Model 5, January 2003
Out of Gas: A Systems Perspective on
Potential Petroleum-Fuel Depletion
It's 2:30 in the afternoon on June 18, 2050, and the streets
outside my downtown apartment are quiet. At the turn of
the century, as I was a kid, I would have been bothered
by the noise of traffic. Even in 2010, the year before
things started going bad, traffic would have been a big
deal, for I was then commuting daily and griping about
the congested streets and highways.
Today, all I see are a few people on bikes, others on
foot, and one or two rich people on the Segway Human
Transporter. Oh, you still see cars everywhere; it's just
that none of them run anymore. There's precious little
gasoline to be had on the open market. Most cars are parked
in driveways and garages, but some were just left on the
side of the road when they ran out of gas; the law said
it was illegal to waste gas to tow them away.
"What happened?" you ask. Around the turn of the century,
a second wave of pundits cried that we were running out
of crude oil, but no one really paid attention until 2011,
when shortages began to develop. People were still debating
whether to open up more protected land for drilling in
the interest of national security, and that debate lasted
until 2015, when the new president initiated a crash program
to solve the energy crisis. The program had two components:
1) conserving existing fossil fuel resources and 2) developing
new technologies. But the country spent almost a decade
wrangling about whether automobiles, mass transit, or
airplanes would get the majority of the fuel, so nothing
much happened until the wells literally began running
dry in 2025. By then, it was far too late.
It took too much time and money to generate and deploy
new technologies once the wells began to run dry, and
society gradually reconciled itself to the new order.
With little fuel for vehicular transportation, most people
returned to walking, biking, and riding horses, with limited
mass transit within major metropolitan areas served by
hydroelectric power and between major cities by electric
train. As a result, commerce slowed in the United States
and was practically eliminated between continents.
The decline in transportation hit countries in what had
once been called the developed world equally, and they
devolved into an agrarian society. There had been hopes
for a knowledge economy, but that turned out to be a chimera
in the absence of an existing manufacturing economy.
OPEC members didn't fare much better. Once their major
natural resource, crude oil, ran out, they had to turn
to agriculture as well. In many ways, what once were termed
developing, emerging, or third-world economies fared the
best. It's not that they thrived, but at least they didn't
tumble. They remained largely as they had been in the
middle of the 20th century, although with more mouths
to feed and little modern technology available, they placed
greater emphasis on employing everyone in the fields.
This story is obviously a fantasyor perhaps a nightmare.
Will it be our future? Likely not, for few predictions
come true exactly as they are made, and we certainly don't
wish this one on ourselves or our descendents. But the
potential depletion of petroleum-based fuels is in the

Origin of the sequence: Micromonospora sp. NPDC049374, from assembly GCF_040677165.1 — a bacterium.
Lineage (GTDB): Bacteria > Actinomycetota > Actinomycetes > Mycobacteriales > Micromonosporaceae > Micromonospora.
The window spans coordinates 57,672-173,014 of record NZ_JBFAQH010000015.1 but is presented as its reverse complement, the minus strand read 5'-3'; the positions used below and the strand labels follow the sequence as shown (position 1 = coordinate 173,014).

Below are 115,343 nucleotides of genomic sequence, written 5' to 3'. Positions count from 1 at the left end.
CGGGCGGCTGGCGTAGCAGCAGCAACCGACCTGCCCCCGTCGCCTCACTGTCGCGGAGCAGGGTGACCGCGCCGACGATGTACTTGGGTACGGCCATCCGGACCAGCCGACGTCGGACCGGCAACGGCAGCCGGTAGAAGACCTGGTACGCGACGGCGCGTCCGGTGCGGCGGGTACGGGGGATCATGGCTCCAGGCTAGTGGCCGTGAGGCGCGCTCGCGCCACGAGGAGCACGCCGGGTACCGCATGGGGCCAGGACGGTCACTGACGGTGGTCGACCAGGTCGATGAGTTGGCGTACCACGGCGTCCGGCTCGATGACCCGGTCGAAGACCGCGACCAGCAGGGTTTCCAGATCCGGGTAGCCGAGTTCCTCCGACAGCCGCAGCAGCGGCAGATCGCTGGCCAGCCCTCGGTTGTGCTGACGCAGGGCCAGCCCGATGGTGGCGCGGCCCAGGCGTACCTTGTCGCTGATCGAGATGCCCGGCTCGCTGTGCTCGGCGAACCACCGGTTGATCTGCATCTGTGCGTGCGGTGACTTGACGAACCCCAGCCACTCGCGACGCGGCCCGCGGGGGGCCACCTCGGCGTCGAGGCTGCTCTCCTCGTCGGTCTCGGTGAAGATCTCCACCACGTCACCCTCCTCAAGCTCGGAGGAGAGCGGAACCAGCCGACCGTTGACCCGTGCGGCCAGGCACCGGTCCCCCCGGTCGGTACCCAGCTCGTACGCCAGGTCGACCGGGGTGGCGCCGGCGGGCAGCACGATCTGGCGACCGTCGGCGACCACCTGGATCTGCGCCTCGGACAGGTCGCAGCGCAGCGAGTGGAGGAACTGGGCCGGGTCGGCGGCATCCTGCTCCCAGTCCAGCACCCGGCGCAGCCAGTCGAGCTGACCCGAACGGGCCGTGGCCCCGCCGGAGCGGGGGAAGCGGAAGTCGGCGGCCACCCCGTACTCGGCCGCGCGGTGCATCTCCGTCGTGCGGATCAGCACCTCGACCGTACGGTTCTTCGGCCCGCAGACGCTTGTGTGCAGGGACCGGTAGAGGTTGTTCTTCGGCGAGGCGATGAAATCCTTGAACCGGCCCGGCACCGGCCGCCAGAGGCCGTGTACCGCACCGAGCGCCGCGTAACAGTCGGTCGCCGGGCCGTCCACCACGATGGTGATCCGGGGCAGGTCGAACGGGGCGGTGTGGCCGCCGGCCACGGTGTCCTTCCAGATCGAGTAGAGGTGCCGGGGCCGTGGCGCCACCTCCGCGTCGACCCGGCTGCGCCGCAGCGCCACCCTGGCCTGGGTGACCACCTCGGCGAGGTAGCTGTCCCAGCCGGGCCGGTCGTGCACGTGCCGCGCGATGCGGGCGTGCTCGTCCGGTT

news again, and it's instructive to think about how we
can avoid the systemic effects that could lead to such
Note the sequence that got us into trouble in this scenario:
1. We ignored the problem for a dangerously long time.
When we're comfortable with the status quo, it's easy
to ignore signs that the future may change.
2. When we did acknowledge the problem, we spent valuable
time arguing about how to maintain the status quo longer
rather than focusing on alternative futures.
3. A reinforcing loop (the use of crude oil leads to increased
GDP, which leads to increased numbers of automobiles,
which leads to increased crude-oil usage) kept the economy
going. Once we broke that loop by depleting our supply
of crude oil, we had difficulty reviving the economy with
new sources of energy.
The moral of the story? I'm not suggesting hasty action
or sloppy thinking, but I do believe we need to become
better at recognizing the existence of such problems and
at managing the transitions they cause by using a systems
perspective. You can explore this scenario in the attached
Thanks to Gary Long of the U.S. Energy Information Administration
for insights used in the refinement of this model.
To use the model, you'll need to download two filesthe
"current model" and the "isee Player"
(the ithink® Runtime for the At Any Rate
model series) that runs the model. Both are located
in the "Get" section toward the top of
the right-hand column. You'll then need to install
the isee Player on your computer. (Once you have
installed the isee Player on your computer, you
no longer have to go through this process unless
the reader is updated.)
Download the "Current Model"
Click "Current Model."
Choose "Save this file to a disk"
and click "okay."
In "Save As," save the ITR file
to your desktop (or to a folder of your choosing).
Download and install the "isee Player"
Follow the instructions on the isee Systems
you install the isee Player, to run the model, you
can go to your desktop and double-click on "model1.itr"
or start the ithink® program and use
the "file open" command to locate and
open the model1.itr file.
You are ready to begin. Feel free to play with the
model. We've put more content in it than we've described
in this column. Try different things. If you've
got an interesting idea, a question, or a comment,
go to our Pegasus
Forum. We'd enjoy hearing from you.
learning lab was developed using the ithink®
software, a computer simulation modeling
package developed and distributed by isee Systems.